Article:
the Battle of the Baltic," and "Our Countrymen in Flanders. would be absurd were I at this time of day to compliment you on “ Lochiel,” and “ O'Connor's Child,” when every body has them by heart. I own I did not like to see you at task-work for the booksellers; but I remembered that those who lived to please, should please to live. Above all, I did not approve of your new connexion with Colburn's Magazine.

There is something nasty and plagiary in the very name ; and, little as I value Sir Pythagoras,* Í sympathized with his indignation against this

[* The nickname of Sir Richard Philips, who cats no meat. 0.0.}

robbery of his title. I was sorry, besides, to see you put yourself at the head of such capons as cackle for that periodical—making yourself Bashaw of a band of Balaamites, Commander-in-Chief of a Company of crestless Cockatoos. (There, by the by, is a fine specimen of apt alliteration's artful aid.) But that is your look-out, not mine; I hope you find your

account in it. It is concerning a passage in your Magazine for September that I am now addressing you. Let

me again revert to the last evening I had the pleasure of meeting you at Johnny Dowie's. You may remember we had been sitting in one of the tiniest of the tiny cribs of that celebrated man, who is now gathered to his fathers, employed as I have already mentioned. Why do I dwell on such trifles ? Simply because I never have thought of that evening without pleasure. On leaving the house, the morning sun was illuminating the lofty tenements of the old town. “Good night,” said I, “ Thomas, or rather, good morning. God bless you through life, and make you an honour to the land of your birth. You are, I perceive, Thomas, a Whig—endeavour, notwithstanding, to be an honest man. Be, if possible a gentleman. I know that it is a hard task I am imposing; but do, Thomas, Whig as you are, try to be a gentleman throughout life.” To do you justice, you have kept to my advice, and are, I am happy to say, a gentleman in all members absolute, “in entrails, heart, and head, liver and reins.” On you Whiggery has not wrought all its usual effect. There are some constitutions which resist the most mortal poisons; and as I know that there have been bibbers of laudanum, and swallowers of corrosive sublimate, so I can admit that in soñe rare instances I have heard of Whigs being gentlemen, and am happy to say, for old acquaintance’ sake, that you are one of that infinitisimally small body. If I did not think you were, I should not waste this pretty sheet of foolscap upon you.

Such a tribute, however, I cannot pay to your employers. Some of them are merely asses; but others bave not even that excuse. ask you, Mr. Thomes Campbell

, why you permit Mr. William Hazlitt, the modern Pygmalion, to fill your pages with gross, scurrilous, and lowlived abuse of people, whoin such a man should not be permitted to name. Jeffrey, we all know, he called “ the Prince of Critics, and the King of Men;" and Agamemnon the Second was so tickled by the compliment, so bamboozled by the blarney, that, without further inquiry, he let him loose in the Edinburgh Review, in an article which, I flatter myself, I utterly demolished in my last letter to North.* But I do not remember that you have been daubed over by the dirty butter of his applause, so that you cannot make even that miserable apology. Were I speaking merely as a Magaziner, as a friend to my dear friend Christopher, I should rejoice in your infatuation, in the injury inflicted on a rival establishment; but both Kit and I are above that feeling. You may it would please us more to hear of what would redound to your honour and advantage, than what could lower you, or any thing with which you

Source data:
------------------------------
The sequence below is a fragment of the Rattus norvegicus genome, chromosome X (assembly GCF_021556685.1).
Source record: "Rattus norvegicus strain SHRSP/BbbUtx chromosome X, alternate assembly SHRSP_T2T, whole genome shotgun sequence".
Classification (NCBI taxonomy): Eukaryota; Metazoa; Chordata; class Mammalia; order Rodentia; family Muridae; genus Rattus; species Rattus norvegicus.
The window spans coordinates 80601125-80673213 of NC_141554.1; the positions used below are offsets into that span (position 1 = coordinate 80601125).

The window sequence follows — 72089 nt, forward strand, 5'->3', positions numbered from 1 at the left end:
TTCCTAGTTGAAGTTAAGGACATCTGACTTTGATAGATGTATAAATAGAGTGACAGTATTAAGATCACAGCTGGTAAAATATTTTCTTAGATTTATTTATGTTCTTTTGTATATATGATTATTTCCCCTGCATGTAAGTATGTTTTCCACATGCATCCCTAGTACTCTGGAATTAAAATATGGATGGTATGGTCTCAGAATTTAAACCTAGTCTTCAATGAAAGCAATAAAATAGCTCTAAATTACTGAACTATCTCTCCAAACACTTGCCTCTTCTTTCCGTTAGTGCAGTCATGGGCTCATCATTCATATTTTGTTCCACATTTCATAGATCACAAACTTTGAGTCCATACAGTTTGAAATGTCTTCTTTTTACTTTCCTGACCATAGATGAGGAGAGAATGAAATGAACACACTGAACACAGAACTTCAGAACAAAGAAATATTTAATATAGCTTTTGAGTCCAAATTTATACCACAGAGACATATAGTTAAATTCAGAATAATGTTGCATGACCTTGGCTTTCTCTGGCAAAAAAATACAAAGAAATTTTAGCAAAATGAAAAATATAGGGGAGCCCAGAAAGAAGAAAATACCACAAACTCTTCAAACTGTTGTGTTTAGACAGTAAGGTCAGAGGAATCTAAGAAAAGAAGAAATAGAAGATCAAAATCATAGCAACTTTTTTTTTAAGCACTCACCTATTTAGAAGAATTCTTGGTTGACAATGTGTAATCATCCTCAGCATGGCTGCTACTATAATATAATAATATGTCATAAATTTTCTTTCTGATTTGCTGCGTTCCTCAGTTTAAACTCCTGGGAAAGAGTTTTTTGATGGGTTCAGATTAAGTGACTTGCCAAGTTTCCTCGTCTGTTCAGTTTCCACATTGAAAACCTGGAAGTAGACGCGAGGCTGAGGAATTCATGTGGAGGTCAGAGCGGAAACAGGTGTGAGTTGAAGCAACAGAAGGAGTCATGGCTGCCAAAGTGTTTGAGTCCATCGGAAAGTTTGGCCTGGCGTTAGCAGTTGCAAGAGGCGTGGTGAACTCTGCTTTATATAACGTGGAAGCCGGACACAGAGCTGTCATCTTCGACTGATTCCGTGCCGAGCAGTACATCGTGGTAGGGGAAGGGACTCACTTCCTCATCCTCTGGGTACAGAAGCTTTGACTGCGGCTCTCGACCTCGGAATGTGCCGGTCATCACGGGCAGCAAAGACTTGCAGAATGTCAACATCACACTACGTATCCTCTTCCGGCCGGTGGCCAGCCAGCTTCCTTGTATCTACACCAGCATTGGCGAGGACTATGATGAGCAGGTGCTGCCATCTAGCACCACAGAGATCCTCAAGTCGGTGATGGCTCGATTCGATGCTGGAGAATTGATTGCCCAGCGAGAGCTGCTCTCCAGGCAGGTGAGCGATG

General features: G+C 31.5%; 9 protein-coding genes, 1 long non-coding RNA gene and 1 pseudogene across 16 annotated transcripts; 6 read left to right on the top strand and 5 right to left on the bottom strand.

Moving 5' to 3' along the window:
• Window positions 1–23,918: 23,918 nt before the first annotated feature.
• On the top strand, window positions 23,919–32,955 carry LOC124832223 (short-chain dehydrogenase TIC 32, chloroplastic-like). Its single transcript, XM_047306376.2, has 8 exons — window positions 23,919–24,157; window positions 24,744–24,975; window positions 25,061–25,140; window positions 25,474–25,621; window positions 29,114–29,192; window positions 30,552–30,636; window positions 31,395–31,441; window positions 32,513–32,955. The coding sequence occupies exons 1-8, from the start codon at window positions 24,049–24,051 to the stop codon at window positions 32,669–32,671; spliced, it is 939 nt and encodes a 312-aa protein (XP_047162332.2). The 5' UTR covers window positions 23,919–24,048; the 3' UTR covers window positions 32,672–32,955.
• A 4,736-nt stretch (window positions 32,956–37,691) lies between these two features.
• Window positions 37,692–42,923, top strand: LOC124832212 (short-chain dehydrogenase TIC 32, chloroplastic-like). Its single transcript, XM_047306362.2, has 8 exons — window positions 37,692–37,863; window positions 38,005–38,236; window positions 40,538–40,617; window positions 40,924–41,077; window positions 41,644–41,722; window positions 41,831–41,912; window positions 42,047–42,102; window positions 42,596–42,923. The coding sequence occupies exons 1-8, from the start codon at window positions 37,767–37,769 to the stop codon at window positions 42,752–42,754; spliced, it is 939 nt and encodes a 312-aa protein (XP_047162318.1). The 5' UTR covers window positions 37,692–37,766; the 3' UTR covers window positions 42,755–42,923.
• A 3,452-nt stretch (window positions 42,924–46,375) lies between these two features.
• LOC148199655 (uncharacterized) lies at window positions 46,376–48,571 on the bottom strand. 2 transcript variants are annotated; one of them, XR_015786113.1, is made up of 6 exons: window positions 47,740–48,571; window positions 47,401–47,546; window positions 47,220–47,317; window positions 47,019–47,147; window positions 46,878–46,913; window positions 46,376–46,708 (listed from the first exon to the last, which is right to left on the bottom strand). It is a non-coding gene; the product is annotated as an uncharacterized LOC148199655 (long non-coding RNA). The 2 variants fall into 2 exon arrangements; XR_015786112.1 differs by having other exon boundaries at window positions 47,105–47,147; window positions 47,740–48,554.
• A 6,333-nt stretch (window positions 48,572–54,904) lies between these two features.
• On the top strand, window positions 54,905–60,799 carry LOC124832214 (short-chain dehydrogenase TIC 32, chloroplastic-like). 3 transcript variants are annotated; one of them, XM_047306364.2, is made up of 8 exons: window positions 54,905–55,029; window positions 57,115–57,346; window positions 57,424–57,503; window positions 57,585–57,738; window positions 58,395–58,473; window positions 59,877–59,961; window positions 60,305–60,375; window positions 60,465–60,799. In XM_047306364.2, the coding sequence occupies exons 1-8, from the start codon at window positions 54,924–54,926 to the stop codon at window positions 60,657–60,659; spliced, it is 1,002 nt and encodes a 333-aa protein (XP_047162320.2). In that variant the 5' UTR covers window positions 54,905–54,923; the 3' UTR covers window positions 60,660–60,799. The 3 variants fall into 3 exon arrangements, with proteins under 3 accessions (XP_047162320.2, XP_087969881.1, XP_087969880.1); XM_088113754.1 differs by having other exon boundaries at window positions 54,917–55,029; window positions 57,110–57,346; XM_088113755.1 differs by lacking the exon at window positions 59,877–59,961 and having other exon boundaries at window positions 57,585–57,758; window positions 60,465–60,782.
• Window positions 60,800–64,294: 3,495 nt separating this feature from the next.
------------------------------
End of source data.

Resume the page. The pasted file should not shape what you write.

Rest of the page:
Let me

be sure

* (Christopher North, the nominal editor of Blackwood's Magazine.0.0]

have thought proper to connect yourself, in the estimation of the public, That Hazlitt's being even suspected of writing in your pay must do this, is too clear, too axiomatic, for me to say a word on the subject. But that you should hire him to vent personal abuse on men of genius, is going too far; and, as a friend, I must shortly expostulate with you on the subject.

You have, no doubt, heard people sometimes complain of what it pleases them to call the scurrilities of Kit's Magazine. You have seen Jeffrey, afraid to say it, keep binting at the accusation. You have read the lamentations of this very Hazlitt about it; and if you take up the Liberal, which of course you do professionally, you will hear the vermin yelping to the same tune. Now, all the fraternity know that they are lying. We might be as scurrilous as a Billingsgate basketwoman, or as legal Brougham, the moral chimney-sweeper," (as Byron calls him,) had we been Whigs, without exciting reprehension, or, had we been stupid Tories, without being clamoured against. But Tories we are, and, still worse, clever Tories; and, worst of all, Tories employed' in demolishing Whiggery. Hinc 'illæ lacryma-hence the squeaking of the base creatures crouching under us. Any lie that could tend to annoy us, was a fair weapon; and the best they could think of, was this charge of personal scurrility. We beg leave to deny it; but suppose it for a moment true, will you, Mr. Thomas, have the goodness to find any thing in our pages which can, in personality, compare with this character of Mr. Fuseli, which you have printed, Mr. Thomas, and which you have paid for. The vermin who wrote it, has, it appears, suffered some slight from that great man, and accordingly we are told, that